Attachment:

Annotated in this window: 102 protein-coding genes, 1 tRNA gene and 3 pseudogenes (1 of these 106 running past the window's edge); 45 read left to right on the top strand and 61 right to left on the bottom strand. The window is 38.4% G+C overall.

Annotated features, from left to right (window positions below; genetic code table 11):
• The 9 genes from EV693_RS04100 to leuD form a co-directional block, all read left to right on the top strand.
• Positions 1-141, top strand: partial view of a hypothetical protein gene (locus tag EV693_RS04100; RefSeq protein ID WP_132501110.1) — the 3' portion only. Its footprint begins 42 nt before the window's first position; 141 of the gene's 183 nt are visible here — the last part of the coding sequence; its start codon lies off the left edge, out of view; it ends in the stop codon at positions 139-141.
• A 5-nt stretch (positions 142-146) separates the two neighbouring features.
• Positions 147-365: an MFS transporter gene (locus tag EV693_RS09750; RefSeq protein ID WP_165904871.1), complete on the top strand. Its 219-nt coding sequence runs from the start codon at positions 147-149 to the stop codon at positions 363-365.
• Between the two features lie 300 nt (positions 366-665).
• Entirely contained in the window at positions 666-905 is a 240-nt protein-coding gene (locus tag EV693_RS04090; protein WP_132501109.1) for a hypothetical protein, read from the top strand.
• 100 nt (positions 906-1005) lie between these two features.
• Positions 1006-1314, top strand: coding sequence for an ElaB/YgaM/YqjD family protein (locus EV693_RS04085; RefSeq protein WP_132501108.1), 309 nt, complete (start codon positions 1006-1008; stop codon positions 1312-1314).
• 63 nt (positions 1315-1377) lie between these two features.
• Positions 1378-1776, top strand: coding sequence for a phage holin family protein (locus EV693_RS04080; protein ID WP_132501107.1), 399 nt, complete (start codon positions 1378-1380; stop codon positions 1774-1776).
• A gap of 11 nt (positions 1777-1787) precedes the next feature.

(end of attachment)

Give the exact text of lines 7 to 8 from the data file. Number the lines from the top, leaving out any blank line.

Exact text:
• Between the two features lie 300 nt (positions 366-665).
• Entirely contained in the window at positions 666-905 is a 240-nt protein-coding gene (locus tag EV693_RS04090; protein WP_132501109.1) for a hypothetical protein, read from the top strand.